Updated on May 21, 2018
Ohio does not have its own state-based health insurance exchange, which means if Ohioians want an on exchange plan they must use the federal marketplace on Healthcare.gov or they can shop and enroll on independent online marketplace through a web-based broker. Of course, Ohioians can also speak to a licensed health insurance agent on the phone who can also enroll them in an Obamacare plan.
Requirement by Law
Obamacare enrollment has declined nation-wide over the past couple of years in large part due to the fact that the 2016 elections, the resulting Administration's stance on Obamacare and Congress' several attempts to repeal and replace Obamacare. Despite that, Ohioians still enrolled in health insurance during the 2018 open enrollment period.
For those that didn't enroll in a Obamacare during the open enrollment period and who remain insured throughout the year, they could face a penalty under the individual mandate in the amount of 2.5% of the gross household income or $695 per uninsured adult and $347.50 per uninsured child in the house, whichever is the greater amount. The tax bill passed by Congress in late 2017 did away with the individual mandate starting in 2019, so until then, there's a chance that uninsured families and individuals could feel the penalty when they file their income taxes for the 2018 calendar year.
Enrollment in Ohio
The 2018 open enrollment period in Ohio was fairly strong; however the total number of people who did enroll on the marketplace did decrease from the year prior (2017); however, the decrease was only by 3%, which is consistent with the decrease from 2016 to 2017, which was only 2%.
During the 2017 open enrollment period, 238,843 people enrolled in an Obamacare plan using Healthcare.gov or a private marketplace, compared to nearly 244,000 from the 2016 open enrollment period. The very slight shift downward in enrollment numbers during both the 2016 - 2017 years and the 2017 - 2018 years could be contributed to several factors, including the increased cost of health insurance premiums, the lack of carrier options, the uncertainty as to whether President Trump would alter the requirements of Obamacare and whether Congress would repeal and replace the law.
While Ohio enrollees can use the federal marketplace site for enrollment, it may be beneficial to shop around using an independent comparison website like this one or by calling to speak to a licensed health insurance agent. Health insurance plans can be confusing and it's important to make sure that you are picking a plan that is right for your financial and medical needs.
In 2018, customers in Ohio were able to choose from eight carriers on the exchange, losing two from the previous year (Anthem and Humana). Carriers offering coverage are:
- Ambetter (Buckeye Community Health Plan)
- Medical Health Insuring Corp. of Ohio (Medical Mutual)
- Premier Health Plan
Plan options from these insurers will vary across the state. Premium rate increases for 2018 will also vary, ranging from 10 to 39 percent. Insurers in the Buckeye State have assumed that cost-sharing reduction payments will continue for 2018 and that the individual mandate will be enforced to some degree. If CSR payments are not guaranteed, then premiums are likely to increase even further.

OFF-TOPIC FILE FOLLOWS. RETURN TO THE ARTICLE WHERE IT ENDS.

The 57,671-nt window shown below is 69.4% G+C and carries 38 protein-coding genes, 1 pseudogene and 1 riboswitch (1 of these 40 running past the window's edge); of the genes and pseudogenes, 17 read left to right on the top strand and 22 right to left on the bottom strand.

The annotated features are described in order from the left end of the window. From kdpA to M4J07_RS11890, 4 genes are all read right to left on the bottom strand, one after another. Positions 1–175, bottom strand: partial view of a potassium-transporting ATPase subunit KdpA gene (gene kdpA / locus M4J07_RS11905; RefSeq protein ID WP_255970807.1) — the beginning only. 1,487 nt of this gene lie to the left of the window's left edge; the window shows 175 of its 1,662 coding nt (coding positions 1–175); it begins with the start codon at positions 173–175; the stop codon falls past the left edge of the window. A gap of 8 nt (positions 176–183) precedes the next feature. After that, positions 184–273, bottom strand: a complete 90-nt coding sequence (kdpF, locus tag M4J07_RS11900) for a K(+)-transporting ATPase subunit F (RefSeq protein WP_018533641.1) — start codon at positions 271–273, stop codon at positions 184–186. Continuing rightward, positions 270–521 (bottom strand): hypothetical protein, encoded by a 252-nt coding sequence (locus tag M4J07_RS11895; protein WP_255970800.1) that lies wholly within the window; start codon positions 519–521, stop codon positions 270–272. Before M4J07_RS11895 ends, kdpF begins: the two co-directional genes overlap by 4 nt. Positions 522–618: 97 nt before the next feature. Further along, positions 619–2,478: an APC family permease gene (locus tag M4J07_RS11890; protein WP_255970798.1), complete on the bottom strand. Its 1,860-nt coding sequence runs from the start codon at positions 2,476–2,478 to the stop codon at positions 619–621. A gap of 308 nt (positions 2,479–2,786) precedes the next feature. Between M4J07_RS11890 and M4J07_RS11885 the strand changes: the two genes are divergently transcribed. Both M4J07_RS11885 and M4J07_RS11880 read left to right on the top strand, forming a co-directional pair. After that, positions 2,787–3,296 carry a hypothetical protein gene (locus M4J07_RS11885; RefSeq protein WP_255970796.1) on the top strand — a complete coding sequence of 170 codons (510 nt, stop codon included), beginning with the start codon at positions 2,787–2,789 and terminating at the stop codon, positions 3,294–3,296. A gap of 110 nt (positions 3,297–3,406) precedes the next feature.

Ohioians who earn between 100 percent and 400 percent of the federal poverty level, which is approximately $16,240 to $64,960 for a married couple in Ohio, subsidies will be available to help bring down the total cost of monthly premiums. Approximately 75 percent of exchange customers in Ohio qualified for premium subsidies in 2017.
Ohioians who need health insurance outside of the open enrollment period can still be eligible for subsidies so long as they are also eligible to enroll. The 2018 open enrollment period ended on December 15, 2017 and the next one does not begin until November 1, 2018. In the meantime, any person with a qualifying life event may enroll in an Obamacare plan and may get subsidies to help them pay their monthly premium.
Along with 26 other states, Ohio chose to utilize the federal health exchange, Healthcare.gov instead of creating their own state exchange, and as research suggests, the state's residents have responded well to Obamacare.
Even more impressive, a Gallup poll found that as of mid-2015, only 6.1 percent (about 600,000) of the state's population was uninsured, compared to 2013's 13.9 percent (about 1.2 million). Much of this reduction in uninsured people is due to Medicaid expansion. As a result, many lower- and middle-income Ohioans can now purchase affordable healthcare.
The bottom line is that in Ohio, the Affordable Care Act (ACA) is working. No longer can people be denied coverage due to pre-existing conditions or unjustified financial obstacles. Instead, Ohio residents have direct access to the federally facilitated Marketplace. Here, they can research and compare quotes from various brokers and exchanges, while fulfilling the government's requirements for coverage.
Just like the 2018 open enrollment period, the 2019 open enrollment period is shortened to only 45 days, which means that the longer you wait to enroll the more likely it is that you'll be faced with delays, particularly on the phone if you want the assistance of a license health insurance agent. The 2019 open enrollment period runs from November 1, 2018 to December 15, 2018.
You can use the links below to get quotes direct from national insurance providers.